Council spending cuts are predicted to result in the loss of 81,000 care home beds across the UK over the next 10 years, intensifying NHS bed-blocking problems, BUPA has warned.

The UK’s second-largest care home operator said funding-related closures, coupled with increased demand for places, meant almost 100,000 older people could be unable to access the care home places they needed.

Currently there are some 428,000 independent residential home beds, some 52 per cent of which are funded by local authorities, and 8 per cent by the NHS. Estimates indicate that council fees increased by a less-than-inflation average of 0.8 per cent during 2010-11.

Managing director of BUPA Care Services Mark Ellerby, said future below-inflation increase in the fees paid by local authorities to care home operators would be the cause of capacity reductions.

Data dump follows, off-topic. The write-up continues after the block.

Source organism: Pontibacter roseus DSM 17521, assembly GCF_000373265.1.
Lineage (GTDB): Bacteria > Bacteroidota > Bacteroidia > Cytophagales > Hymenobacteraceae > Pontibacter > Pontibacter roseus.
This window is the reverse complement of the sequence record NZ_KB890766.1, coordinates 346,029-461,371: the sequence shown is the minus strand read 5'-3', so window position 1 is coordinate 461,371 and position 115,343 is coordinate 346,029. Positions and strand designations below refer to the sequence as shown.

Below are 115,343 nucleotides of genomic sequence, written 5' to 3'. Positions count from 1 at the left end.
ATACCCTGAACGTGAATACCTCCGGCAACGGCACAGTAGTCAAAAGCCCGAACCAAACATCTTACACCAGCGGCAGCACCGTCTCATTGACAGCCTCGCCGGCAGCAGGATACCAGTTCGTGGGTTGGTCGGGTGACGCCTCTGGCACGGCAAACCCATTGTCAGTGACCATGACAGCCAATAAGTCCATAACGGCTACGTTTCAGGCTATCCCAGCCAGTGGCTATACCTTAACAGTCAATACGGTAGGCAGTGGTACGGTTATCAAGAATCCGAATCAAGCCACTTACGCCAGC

“Tens of thousands of older people who need specialist help will be unable to access care home places,” he said.

“Even if just half of these people were admitted to hospital it would put an intolerable strain on the already-stressed 170,000 NHS beds in the UK.”

NHS Confederation deputy policy director Jo Webber said: “The NHS is extremely worried about this issue as the impact on the NHS could be very significant. It is vital that the money earmarked by the government is spent on social care.

“It is a false economy to allow more, often the most vulnerable, patients end up in hospital rather than providing the right support where they need it most in their communities.

“There are already signs of strain in some places. We know the solution is for the NHS, local government and community services to work together to make sure that patients are discharged from hospital and get the appropriate support as quickly as possible.”

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